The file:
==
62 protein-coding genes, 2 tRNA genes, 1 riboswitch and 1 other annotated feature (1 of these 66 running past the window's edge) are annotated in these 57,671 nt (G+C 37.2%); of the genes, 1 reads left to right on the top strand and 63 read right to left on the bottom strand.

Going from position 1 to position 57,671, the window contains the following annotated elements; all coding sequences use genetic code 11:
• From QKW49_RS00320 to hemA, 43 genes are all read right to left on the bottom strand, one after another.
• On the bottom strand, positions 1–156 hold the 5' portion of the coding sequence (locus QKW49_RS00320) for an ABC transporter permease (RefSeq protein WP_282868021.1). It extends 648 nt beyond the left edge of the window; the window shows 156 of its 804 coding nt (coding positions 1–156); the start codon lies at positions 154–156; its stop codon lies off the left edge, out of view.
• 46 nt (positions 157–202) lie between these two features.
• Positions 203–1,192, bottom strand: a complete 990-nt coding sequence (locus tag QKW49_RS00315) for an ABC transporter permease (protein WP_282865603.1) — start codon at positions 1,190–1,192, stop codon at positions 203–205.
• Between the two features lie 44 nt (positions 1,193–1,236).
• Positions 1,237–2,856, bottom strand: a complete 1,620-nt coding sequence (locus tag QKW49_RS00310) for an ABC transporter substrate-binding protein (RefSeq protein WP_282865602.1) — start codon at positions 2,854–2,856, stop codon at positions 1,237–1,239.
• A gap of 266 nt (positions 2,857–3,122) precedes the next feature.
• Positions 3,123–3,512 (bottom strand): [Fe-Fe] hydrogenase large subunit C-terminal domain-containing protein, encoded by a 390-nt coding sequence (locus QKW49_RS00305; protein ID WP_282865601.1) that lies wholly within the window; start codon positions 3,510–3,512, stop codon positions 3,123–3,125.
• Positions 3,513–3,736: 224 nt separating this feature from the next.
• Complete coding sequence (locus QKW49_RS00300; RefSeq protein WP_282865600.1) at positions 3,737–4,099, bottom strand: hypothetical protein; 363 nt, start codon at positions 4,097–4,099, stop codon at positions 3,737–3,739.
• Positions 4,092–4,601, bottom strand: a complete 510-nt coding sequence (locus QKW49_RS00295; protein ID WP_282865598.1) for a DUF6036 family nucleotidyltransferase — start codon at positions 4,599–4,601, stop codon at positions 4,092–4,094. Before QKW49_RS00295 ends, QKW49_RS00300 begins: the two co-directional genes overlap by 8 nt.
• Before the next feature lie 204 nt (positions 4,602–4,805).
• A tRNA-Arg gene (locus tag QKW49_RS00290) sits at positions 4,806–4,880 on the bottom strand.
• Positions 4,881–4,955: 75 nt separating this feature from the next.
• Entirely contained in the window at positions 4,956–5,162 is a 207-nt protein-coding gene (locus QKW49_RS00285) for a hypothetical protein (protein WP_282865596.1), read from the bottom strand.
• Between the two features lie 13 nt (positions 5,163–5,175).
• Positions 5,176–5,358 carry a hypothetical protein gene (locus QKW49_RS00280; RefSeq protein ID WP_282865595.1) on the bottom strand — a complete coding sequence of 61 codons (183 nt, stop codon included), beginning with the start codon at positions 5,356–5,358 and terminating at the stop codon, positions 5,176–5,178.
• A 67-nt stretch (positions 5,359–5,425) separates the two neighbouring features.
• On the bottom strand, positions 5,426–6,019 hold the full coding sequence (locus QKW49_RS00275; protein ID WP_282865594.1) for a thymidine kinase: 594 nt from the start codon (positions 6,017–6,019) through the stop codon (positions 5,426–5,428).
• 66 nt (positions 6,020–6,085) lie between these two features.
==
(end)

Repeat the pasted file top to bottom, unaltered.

62 protein-coding genes, 2 tRNA genes, 1 riboswitch and 1 other annotated feature (1 of these 66 running past the window's edge) are annotated in these 57,671 nt (G+C 37.2%); of the genes, 1 reads left to right on the top strand and 63 read right to left on the bottom strand.

Going from position 1 to position 57,671, the window contains the following annotated elements; all coding sequences use genetic code 11:
• From QKW49_RS00320 to hemA, 43 genes are all read right to left on the bottom strand, one after another.
• On the bottom strand, positions 1–156 hold the 5' portion of the coding sequence (locus QKW49_RS00320) for an ABC transporter permease (RefSeq protein WP_282868021.1). It extends 648 nt beyond the left edge of the window; the window shows 156 of its 804 coding nt (coding positions 1–156); the start codon lies at positions 154–156; its stop codon lies off the left edge, out of view.
• 46 nt (positions 157–202) lie between these two features.
• Positions 203–1,192, bottom strand: a complete 990-nt coding sequence (locus tag QKW49_RS00315) for an ABC transporter permease (protein WP_282865603.1) — start codon at positions 1,190–1,192, stop codon at positions 203–205.
• Between the two features lie 44 nt (positions 1,193–1,236).
• Positions 1,237–2,856, bottom strand: a complete 1,620-nt coding sequence (locus tag QKW49_RS00310) for an ABC transporter substrate-binding protein (RefSeq protein WP_282865602.1) — start codon at positions 2,854–2,856, stop codon at positions 1,237–1,239.
• A gap of 266 nt (positions 2,857–3,122) precedes the next feature.
• Positions 3,123–3,512 (bottom strand): [Fe-Fe] hydrogenase large subunit C-terminal domain-containing protein, encoded by a 390-nt coding sequence (locus QKW49_RS00305; protein ID WP_282865601.1) that lies wholly within the window; start codon positions 3,510–3,512, stop codon positions 3,123–3,125.
• Positions 3,513–3,736: 224 nt separating this feature from the next.
• Complete coding sequence (locus QKW49_RS00300; RefSeq protein WP_282865600.1) at positions 3,737–4,099, bottom strand: hypothetical protein; 363 nt, start codon at positions 4,097–4,099, stop codon at positions 3,737–3,739.
• Positions 4,092–4,601, bottom strand: a complete 510-nt coding sequence (locus QKW49_RS00295; protein ID WP_282865598.1) for a DUF6036 family nucleotidyltransferase — start codon at positions 4,599–4,601, stop codon at positions 4,092–4,094. Before QKW49_RS00295 ends, QKW49_RS00300 begins: the two co-directional genes overlap by 8 nt.
• Before the next feature lie 204 nt (positions 4,602–4,805).
• A tRNA-Arg gene (locus tag QKW49_RS00290) sits at positions 4,806–4,880 on the bottom strand.
• Positions 4,881–4,955: 75 nt separating this feature from the next.
• Entirely contained in the window at positions 4,956–5,162 is a 207-nt protein-coding gene (locus QKW49_RS00285) for a hypothetical protein (protein WP_282865596.1), read from the bottom strand.
• Between the two features lie 13 nt (positions 5,163–5,175).
• Positions 5,176–5,358 carry a hypothetical protein gene (locus QKW49_RS00280; RefSeq protein ID WP_282865595.1) on the bottom strand — a complete coding sequence of 61 codons (183 nt, stop codon included), beginning with the start codon at positions 5,356–5,358 and terminating at the stop codon, positions 5,176–5,178.
• A 67-nt stretch (positions 5,359–5,425) separates the two neighbouring features.
• On the bottom strand, positions 5,426–6,019 hold the full coding sequence (locus QKW49_RS00275; protein ID WP_282865594.1) for a thymidine kinase: 594 nt from the start codon (positions 6,017–6,019) through the stop codon (positions 5,426–5,428).
• 66 nt (positions 6,020–6,085) lie between these two features.